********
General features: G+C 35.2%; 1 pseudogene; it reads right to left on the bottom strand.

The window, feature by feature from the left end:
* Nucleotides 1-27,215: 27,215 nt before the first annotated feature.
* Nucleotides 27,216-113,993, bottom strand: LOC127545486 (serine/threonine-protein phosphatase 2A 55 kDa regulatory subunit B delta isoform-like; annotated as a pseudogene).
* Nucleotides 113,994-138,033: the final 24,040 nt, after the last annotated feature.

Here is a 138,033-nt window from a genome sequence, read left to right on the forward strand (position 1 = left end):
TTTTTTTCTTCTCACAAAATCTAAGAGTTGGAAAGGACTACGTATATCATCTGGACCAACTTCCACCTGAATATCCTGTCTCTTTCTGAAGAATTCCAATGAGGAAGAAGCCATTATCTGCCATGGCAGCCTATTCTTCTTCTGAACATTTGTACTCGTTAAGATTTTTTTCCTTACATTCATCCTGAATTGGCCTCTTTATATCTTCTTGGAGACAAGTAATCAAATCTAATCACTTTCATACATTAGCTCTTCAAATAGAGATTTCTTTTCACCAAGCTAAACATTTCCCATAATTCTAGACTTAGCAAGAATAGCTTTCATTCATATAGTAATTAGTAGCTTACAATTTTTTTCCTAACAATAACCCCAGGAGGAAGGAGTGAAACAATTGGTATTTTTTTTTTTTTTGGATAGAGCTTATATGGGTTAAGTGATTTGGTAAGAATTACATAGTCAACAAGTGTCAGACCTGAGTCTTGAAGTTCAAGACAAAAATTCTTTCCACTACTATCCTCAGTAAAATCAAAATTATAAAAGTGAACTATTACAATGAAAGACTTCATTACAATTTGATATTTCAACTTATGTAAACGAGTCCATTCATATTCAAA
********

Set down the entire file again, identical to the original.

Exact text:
General features: G+C 35.2%; 1 pseudogene; it reads right to left on the bottom strand.

The window, feature by feature from the left end:
* Nucleotides 1-27,215: 27,215 nt before the first annotated feature.
* Nucleotides 27,216-113,993, bottom strand: LOC127545486 (serine/threonine-protein phosphatase 2A 55 kDa regulatory subunit B delta isoform-like; annotated as a pseudogene).
* Nucleotides 113,994-138,033: the final 24,040 nt, after the last annotated feature.

Here is a 138,033-nt window from a genome sequence, read left to right on the forward strand (position 1 = left end):
TTTTTTTCTTCTCACAAAATCTAAGAGTTGGAAAGGACTACGTATATCATCTGGACCAACTTCCACCTGAATATCCTGTCTCTTTCTGAAGAATTCCAATGAGGAAGAAGCCATTATCTGCCATGGCAGCCTATTCTTCTTCTGAACATTTGTACTCGTTAAGATTTTTTTCCTTACATTCATCCTGAATTGGCCTCTTTATATCTTCTTGGAGACAAGTAATCAAATCTAATCACTTTCATACATTAGCTCTTCAAATAGAGATTTCTTTTCACCAAGCTAAACATTTCCCATAATTCTAGACTTAGCAAGAATAGCTTTCATTCATATAGTAATTAGTAGCTTACAATTTTTTTCCTAACAATAACCCCAGGAGGAAGGAGTGAAACAATTGGTATTTTTTTTTTTTTTGGATAGAGCTTATATGGGTTAAGTGATTTGGTAAGAATTACATAGTCAACAAGTGTCAGACCTGAGTCTTGAAGTTCAAGACAAAAATTCTTTCCACTACTATCCTCAGTAAAATCAAAATTATAAAAGTGAACTATTACAATGAAAGACTTCATTACAATTTGATATTTCAACTTATGTAAACGAGTCCATTCATATTCAAA